Roky Erickson, a Texas musical legend and psychedelic-rock pioneer best known as the frontman of 13th Floor Elevators, died in his hometown of Austin on Friday, as Austin360 first reported. Erickson, whose cause of death has not been disclosed, was 71 years old.
One of Roky’s brothers, Mikel Erickson, confirmed his death in a public Facebook post, writing, “My brother Roky passed away peaceably today. Please allow us time. Music and laughter forever.”
Another brother, Sumner Erickson, told Austin360, “The world lost a huge light and an incredible soul. It wasn’t the easiest life, but he’s free of all that now.”
Mikel also confirmed Roky’s death to Bill Bentley, producer of 1990 tribute album Where the Pyramid Meets the Eye, who told Variety, “Roky lived in so many worlds, you couldn’t keep up with him. He lived so much, and not always on this planet.”
Erickson’s management spoke to his legacy in a statement issued to Austin360:
Erickson had a visionary zeal rarely seen in 1965 when he co-founded the 13th Floor Elevators. The band’s original songs, many written with lyricist Tommy Hall, coupled with Erickson’s super-charged vocals and guitar, sparked the psychedelic music revolution in the mid-1960s, and led to a new role of what rock could be. Erickson never wavered from that path, and while he faced incredible challenges at different points in his life, his courage always led him on to new musical adventures, one he continued without compromise his entire life.
The statement also quotes Billy Gibbons of ZZ Top, a friend and collaborator of Erickson’s who wrote:
Roky came to mean many things to many admirers and will continue to resonate with a legacy of remarkable style, talent, and poetic and artistic tales from beyond. As a long-standing friend and follower of Roky’s amazing performing abilities and as a guitarist and singer, I can only relate the far-reaching impact he and his mates in the 13th Floor Elevators brought to the fore with their eerily magnetic psychedelic sounds.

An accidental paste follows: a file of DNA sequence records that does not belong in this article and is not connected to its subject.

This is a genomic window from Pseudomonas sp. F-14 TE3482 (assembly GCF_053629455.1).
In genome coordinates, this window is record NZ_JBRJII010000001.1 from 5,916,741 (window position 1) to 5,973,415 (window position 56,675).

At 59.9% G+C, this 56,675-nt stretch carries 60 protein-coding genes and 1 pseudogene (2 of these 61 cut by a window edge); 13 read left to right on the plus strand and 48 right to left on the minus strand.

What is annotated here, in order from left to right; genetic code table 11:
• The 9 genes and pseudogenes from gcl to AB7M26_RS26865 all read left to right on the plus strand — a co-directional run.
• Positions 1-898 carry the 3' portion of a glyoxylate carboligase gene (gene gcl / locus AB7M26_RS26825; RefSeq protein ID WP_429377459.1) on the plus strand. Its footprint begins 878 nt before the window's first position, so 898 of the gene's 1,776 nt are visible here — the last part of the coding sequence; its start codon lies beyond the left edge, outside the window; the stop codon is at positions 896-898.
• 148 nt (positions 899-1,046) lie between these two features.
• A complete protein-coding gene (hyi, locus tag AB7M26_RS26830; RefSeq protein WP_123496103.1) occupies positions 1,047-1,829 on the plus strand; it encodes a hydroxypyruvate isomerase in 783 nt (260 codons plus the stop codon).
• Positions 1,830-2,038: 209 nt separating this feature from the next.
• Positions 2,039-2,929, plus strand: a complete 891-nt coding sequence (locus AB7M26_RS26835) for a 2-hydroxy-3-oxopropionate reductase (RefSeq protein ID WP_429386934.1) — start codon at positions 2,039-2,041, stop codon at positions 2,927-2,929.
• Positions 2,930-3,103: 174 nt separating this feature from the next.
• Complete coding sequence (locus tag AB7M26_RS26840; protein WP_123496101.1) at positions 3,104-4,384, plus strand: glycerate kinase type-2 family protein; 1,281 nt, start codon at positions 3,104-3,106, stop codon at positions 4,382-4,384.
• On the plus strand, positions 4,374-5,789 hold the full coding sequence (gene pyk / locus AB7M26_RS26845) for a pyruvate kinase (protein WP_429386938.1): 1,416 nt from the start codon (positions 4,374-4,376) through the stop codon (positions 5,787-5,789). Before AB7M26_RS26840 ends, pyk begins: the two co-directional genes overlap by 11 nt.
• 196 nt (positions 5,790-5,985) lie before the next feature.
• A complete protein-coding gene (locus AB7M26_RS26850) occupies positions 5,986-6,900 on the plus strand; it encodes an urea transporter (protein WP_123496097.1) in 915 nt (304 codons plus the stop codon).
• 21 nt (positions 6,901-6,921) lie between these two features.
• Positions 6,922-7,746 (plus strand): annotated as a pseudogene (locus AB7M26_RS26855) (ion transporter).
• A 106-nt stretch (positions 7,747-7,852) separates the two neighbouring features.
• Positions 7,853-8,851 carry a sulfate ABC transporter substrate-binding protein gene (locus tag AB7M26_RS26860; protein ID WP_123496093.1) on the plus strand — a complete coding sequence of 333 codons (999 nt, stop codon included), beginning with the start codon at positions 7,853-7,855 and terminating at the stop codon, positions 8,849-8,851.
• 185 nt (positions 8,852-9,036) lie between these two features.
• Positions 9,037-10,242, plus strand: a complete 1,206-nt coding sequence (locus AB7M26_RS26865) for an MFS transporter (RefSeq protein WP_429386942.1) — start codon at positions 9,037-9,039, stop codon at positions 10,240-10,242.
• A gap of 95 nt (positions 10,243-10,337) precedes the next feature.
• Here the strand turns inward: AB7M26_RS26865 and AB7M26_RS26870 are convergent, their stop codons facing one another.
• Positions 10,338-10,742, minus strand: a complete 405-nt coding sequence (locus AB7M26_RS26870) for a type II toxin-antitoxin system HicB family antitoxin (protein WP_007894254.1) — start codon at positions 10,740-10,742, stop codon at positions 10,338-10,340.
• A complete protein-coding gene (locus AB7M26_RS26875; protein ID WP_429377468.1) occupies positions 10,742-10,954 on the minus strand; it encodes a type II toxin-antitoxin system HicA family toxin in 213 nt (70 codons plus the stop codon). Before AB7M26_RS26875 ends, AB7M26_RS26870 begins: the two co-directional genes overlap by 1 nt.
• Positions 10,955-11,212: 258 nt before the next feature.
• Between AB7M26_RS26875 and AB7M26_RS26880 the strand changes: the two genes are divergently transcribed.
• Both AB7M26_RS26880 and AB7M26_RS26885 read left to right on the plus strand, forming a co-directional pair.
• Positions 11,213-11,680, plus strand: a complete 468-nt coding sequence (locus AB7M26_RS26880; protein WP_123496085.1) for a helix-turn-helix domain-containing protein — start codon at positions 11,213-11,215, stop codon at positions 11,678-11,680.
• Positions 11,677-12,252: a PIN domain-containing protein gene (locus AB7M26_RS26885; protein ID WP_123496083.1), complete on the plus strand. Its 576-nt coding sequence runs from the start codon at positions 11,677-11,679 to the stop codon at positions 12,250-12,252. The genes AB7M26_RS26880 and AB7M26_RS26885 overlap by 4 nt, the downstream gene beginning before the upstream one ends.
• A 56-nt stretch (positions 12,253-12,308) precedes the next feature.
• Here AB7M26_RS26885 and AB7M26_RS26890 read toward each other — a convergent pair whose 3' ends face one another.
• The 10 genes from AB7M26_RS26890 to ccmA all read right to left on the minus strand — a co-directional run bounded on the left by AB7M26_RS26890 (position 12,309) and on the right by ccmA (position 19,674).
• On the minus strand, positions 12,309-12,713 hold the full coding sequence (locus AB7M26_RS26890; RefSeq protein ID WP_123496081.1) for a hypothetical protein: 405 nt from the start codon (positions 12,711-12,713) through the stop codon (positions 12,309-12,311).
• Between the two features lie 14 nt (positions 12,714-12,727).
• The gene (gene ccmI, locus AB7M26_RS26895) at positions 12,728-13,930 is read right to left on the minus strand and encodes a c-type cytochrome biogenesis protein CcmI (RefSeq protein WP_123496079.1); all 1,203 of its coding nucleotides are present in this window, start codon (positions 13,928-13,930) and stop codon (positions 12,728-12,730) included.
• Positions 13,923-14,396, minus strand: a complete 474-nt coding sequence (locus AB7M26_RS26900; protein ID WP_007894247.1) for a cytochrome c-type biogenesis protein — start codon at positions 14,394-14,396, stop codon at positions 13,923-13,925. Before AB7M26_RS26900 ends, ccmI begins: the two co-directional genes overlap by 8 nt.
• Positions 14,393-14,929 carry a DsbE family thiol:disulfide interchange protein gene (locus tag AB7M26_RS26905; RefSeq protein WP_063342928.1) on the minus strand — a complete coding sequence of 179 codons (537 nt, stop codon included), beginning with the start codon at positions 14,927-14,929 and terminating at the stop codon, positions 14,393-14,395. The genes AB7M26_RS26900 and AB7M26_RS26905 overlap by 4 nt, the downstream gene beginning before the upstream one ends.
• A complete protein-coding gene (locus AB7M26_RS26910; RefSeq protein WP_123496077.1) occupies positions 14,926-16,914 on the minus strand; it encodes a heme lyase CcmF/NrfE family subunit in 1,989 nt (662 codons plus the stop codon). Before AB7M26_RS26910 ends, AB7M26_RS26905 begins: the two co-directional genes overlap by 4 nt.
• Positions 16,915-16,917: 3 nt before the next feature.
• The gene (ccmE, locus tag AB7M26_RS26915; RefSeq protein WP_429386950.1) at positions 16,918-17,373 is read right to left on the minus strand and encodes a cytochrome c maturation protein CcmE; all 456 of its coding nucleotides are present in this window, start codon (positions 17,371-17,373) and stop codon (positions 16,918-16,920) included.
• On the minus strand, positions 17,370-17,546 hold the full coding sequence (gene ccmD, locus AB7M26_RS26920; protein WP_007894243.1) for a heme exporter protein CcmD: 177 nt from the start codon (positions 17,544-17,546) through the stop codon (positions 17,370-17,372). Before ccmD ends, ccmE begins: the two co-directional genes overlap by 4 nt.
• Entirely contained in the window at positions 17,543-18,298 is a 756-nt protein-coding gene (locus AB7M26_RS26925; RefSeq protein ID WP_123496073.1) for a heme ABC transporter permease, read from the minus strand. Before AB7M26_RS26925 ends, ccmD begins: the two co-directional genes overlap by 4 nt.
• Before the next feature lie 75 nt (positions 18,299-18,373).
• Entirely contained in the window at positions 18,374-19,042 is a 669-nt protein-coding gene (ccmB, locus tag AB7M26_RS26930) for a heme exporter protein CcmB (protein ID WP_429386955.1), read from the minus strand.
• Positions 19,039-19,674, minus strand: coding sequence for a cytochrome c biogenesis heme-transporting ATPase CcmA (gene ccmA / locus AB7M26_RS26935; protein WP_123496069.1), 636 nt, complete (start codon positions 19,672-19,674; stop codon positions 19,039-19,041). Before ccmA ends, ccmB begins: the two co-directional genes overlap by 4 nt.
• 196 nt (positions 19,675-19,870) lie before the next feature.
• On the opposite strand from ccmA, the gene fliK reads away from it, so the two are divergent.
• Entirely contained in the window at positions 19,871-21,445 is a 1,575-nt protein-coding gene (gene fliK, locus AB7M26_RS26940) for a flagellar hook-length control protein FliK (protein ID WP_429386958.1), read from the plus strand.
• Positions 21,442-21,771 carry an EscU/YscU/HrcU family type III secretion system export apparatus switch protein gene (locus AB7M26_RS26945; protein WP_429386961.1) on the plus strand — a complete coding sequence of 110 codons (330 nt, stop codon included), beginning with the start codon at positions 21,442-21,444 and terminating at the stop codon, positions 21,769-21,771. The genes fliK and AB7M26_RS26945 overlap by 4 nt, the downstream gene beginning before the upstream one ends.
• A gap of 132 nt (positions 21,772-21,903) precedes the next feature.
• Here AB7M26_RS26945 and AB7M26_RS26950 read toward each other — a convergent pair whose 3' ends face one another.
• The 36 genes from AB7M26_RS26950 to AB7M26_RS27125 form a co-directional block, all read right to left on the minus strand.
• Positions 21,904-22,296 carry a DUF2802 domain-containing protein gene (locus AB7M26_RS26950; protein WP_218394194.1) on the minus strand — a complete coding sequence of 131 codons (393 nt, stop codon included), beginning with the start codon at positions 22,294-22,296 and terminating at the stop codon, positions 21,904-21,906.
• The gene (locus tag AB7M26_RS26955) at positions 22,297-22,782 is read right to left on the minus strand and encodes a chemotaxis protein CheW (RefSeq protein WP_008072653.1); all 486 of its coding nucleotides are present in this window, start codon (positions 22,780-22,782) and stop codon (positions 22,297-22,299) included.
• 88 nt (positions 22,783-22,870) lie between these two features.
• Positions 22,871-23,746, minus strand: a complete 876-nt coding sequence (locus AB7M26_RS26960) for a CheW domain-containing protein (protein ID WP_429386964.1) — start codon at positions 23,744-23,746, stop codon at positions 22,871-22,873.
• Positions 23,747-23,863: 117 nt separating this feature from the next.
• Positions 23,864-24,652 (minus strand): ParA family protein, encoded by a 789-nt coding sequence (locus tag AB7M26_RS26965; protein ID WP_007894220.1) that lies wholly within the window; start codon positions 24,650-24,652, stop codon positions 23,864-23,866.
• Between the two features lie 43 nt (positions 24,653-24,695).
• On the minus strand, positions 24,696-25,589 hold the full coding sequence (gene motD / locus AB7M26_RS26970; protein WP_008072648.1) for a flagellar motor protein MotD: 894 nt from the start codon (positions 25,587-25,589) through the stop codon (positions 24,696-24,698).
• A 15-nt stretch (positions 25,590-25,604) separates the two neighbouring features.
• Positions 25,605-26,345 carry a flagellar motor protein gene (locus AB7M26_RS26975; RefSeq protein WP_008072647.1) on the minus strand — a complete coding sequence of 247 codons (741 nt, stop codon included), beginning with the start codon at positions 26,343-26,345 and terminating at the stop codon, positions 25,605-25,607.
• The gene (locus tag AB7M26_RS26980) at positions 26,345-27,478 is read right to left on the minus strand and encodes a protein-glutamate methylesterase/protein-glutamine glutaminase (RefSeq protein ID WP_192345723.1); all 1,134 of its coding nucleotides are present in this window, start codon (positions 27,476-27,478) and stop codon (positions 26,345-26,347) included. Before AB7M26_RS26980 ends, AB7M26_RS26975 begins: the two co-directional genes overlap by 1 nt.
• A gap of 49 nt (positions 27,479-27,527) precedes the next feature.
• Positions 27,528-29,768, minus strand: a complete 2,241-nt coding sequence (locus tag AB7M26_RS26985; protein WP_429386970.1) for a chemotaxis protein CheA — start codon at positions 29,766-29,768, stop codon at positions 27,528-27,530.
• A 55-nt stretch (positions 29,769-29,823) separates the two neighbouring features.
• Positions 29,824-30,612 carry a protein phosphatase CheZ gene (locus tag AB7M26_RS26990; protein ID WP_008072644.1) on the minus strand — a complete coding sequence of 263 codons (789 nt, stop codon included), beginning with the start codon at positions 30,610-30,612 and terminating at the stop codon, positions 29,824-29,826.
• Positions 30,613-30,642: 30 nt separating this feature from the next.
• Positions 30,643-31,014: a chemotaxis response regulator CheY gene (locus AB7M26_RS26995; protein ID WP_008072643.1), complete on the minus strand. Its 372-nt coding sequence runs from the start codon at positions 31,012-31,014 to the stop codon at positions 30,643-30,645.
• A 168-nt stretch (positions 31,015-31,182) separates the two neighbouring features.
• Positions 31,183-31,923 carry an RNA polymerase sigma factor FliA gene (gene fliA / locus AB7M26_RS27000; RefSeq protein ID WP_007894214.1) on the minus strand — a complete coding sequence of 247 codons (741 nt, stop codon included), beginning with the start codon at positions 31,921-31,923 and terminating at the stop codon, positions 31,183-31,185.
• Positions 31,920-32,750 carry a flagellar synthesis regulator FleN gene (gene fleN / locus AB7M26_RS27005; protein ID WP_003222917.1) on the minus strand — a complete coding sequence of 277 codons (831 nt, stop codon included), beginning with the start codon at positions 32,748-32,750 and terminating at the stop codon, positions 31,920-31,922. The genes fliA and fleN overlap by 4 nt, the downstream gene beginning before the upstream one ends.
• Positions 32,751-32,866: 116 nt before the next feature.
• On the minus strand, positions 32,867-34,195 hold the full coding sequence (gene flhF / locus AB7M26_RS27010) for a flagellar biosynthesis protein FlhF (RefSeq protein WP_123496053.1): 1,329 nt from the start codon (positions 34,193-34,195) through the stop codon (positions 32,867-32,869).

It’s almost unfathomable to contemplate a world without Roky Erickson. He created his own musical galaxy and early on was a true inspiration. Even now, Roky is a source of creative energy of the first order. It’s really a circumstance where he continues to provide the requisite “Reverberation.” Something he predicted when he sang “You’re Gonna Miss Me”—we certainly do know now that he’s at one with the universe.
Born Roger Kynard Erickson on July 15, 1947, Erickson took up the guitar at a young age, dropping out of high school in 1965 and forming his first band, The Spades, shortly thereafter. The band notched a regional hit with “We Sell Soul,” and recorded the original version of “You’re Gonna Miss Me,” which would soon become a hit for 13th Floor Elevators, whom Erickson co-founded later that same year. Hailed as the first true psych-rock band, they released their debut album The Psychedelic Sounds of the 13th Floor Elevators in 1966, when Erickson was only 19 years old. Its opening track, the aforementioned “You’re Gonna Miss Me,” a raw, garage-rock break-up track, remains one of Erickson’s foremost accomplishments as a songwriter.